Green energy purchases by the ACT government will remain at just 5 per cent of total power use until at least 2018-19, according to a new report.

According to the ACT government's Carbon Neutral ACT Framework, which was released by Environment Minister Simon Corbell on Wednesday, any additional GreenPower energy purchases over 5 per cent will be put on hold until 2018-19.

"Following the review of the framework in 2016, the government will determine the most appropriate level of GreenPower purchase for achieving carbon neutrality [for the ACT government] in 2020," they wrote.

In 2012-13, the government slashed green energy use from a mandatory 37.5 per cent to just 5 per cent, causing renewable energy use in government buildings to drop by 16 million kWh, or 83 per cent.

As a result, carbon emissions rose by 15 per cent in 2012-13, almost topping 100,000 tonnes in 12 months.

A spokesman for Mr Corbell said on Thursday the money the government had saved from purchasing less renewable energy had been used to pay for more energy efficiency measures in government offices, reducing energy use by an estimated 7699 MWh in 2013-14.

He also said the ACT was still on track for a 90 per cent renewable energy target by 2020, highlighting the ACT government only made up 5 per cent of total energy use in the territory.

It is still unknown how much of an effect the energy efficiency measures have had on ACT government greenhouse gas emissions.

In June, a spokesman for Mr Corbell said the savings from cutting green power would go into finding energy efficiency opportunities in the ACT government, thereby reducing greenhouse gas emissions.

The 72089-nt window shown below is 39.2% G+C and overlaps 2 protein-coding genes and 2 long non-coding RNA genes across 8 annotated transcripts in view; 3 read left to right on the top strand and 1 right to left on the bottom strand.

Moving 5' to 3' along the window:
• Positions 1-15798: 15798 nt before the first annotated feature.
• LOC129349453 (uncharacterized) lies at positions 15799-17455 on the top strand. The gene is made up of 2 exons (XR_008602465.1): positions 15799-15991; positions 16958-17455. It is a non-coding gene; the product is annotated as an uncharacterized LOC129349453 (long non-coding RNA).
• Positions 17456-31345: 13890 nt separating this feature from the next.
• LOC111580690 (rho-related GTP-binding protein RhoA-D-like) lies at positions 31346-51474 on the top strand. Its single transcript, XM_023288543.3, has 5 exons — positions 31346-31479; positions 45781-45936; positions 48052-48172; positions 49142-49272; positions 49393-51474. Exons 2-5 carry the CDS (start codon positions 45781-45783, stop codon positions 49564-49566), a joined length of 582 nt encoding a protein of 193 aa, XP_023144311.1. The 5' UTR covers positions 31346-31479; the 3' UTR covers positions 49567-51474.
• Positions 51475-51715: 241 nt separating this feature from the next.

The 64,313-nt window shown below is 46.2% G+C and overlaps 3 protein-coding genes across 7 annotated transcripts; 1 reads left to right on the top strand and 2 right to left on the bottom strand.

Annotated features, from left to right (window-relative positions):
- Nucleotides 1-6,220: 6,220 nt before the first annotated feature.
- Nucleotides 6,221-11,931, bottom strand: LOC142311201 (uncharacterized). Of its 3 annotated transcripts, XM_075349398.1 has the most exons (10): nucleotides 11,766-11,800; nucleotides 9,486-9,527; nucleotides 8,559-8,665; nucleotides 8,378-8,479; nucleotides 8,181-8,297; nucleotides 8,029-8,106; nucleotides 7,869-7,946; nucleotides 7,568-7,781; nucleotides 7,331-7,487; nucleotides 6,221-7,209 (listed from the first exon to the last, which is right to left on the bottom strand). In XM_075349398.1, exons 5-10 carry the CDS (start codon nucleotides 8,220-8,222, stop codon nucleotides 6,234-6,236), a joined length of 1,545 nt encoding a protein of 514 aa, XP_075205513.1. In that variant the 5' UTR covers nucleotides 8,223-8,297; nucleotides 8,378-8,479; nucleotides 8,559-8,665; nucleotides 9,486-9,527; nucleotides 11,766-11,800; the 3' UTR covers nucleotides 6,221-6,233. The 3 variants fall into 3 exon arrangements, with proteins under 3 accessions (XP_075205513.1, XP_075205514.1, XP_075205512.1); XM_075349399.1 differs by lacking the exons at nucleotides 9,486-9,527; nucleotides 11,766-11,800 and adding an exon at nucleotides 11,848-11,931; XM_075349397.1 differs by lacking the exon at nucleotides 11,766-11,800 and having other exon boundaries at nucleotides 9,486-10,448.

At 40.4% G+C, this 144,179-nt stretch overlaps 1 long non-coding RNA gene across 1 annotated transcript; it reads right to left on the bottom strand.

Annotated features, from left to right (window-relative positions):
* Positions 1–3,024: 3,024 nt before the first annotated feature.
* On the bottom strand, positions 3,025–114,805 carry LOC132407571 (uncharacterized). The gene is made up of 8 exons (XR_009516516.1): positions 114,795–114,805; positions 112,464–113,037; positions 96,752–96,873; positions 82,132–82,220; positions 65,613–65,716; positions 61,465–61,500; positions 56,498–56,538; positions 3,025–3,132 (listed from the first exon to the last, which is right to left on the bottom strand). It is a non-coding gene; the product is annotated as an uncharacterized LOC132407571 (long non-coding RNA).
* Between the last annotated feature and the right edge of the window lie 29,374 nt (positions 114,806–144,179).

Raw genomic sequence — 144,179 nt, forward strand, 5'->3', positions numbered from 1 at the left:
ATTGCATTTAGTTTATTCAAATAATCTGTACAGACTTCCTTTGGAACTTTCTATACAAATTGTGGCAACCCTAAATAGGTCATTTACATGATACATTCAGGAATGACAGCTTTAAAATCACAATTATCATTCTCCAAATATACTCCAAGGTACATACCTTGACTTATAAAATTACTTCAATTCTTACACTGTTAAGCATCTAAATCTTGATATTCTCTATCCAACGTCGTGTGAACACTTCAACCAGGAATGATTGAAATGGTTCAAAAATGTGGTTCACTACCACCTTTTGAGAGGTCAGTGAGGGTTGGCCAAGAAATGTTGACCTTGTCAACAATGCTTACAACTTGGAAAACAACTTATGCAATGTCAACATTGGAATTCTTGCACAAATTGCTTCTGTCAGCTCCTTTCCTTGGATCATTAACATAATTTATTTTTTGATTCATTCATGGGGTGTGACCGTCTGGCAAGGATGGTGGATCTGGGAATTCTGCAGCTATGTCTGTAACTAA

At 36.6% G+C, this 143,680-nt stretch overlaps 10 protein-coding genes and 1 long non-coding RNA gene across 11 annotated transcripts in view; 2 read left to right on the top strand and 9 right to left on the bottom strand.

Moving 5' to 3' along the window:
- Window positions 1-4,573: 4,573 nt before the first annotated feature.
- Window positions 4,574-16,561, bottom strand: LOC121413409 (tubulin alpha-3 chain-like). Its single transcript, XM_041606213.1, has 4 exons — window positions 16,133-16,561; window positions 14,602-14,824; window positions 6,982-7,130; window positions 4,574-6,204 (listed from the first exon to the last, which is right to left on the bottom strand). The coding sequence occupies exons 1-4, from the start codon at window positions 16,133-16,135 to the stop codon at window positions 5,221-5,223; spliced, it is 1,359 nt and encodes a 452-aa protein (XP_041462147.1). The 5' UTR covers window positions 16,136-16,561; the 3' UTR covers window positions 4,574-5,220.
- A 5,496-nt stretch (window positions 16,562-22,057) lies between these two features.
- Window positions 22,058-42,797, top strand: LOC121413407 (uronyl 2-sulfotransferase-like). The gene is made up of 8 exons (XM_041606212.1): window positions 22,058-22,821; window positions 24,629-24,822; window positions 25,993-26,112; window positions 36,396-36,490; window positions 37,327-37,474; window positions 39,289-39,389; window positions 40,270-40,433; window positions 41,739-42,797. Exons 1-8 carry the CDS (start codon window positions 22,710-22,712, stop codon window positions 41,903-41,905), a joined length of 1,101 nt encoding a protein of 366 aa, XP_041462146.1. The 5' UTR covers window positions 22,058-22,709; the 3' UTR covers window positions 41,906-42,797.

"The government is of the opinion that this change of focus from purchasing offsets to energy efficiency savings represents better value for money from the allocated funding," he said.

The government's Carbon Neutral ACT Framework also said solar panels and solar hot water would be used to reduce its greenhouse gas emissions.

When launching the framework, Mr Corbell said the plan would involve tracking the energy performance of government buildings more closely.

"A couple of great examples are already underway at Dame Pattie Menzies House in Dickson, where the Environment and Sustainable Development Directorate is," he said. "They've achieved a 68 per cent reduction in the use of energy in their building.

"At Ainslie Fire Station, [there has been] a 30 per cent reduction in energy use through improvements to the heating and cooling systems and installation of a large set of solar panels."

In the report, the ACT government said it would monitor the energy performance of government buildings by reporting on their greenhouse gas emissions via the ACT Government Enterprise Sustainability Platform. This method makes energy use data available on a site-by-site basis.

It will also provide corporations with access to state money and have a carbon fund that allows departments to seek a loan for energy efficiency measures.

Mr Corbell said he was confident there would be a marked improvement over the next six years in energy reduction, saying in comparison with other states and territories, the ACT government was demonstrating a considerable degree of environmental awareness.

Speaking of other government approaches to the issue, Mr Corbell said: "You do see it in local government levels, but not as a whole … I think it's a really positive thing for the ACT and we are leading by example."

The director-general of the Environment and Sustainable Development Directorate, Dorte Ekelund, said the ACT was leading the way. "We're a community that really gets climate change is real and collectively we have an obligation to do something about it," he said.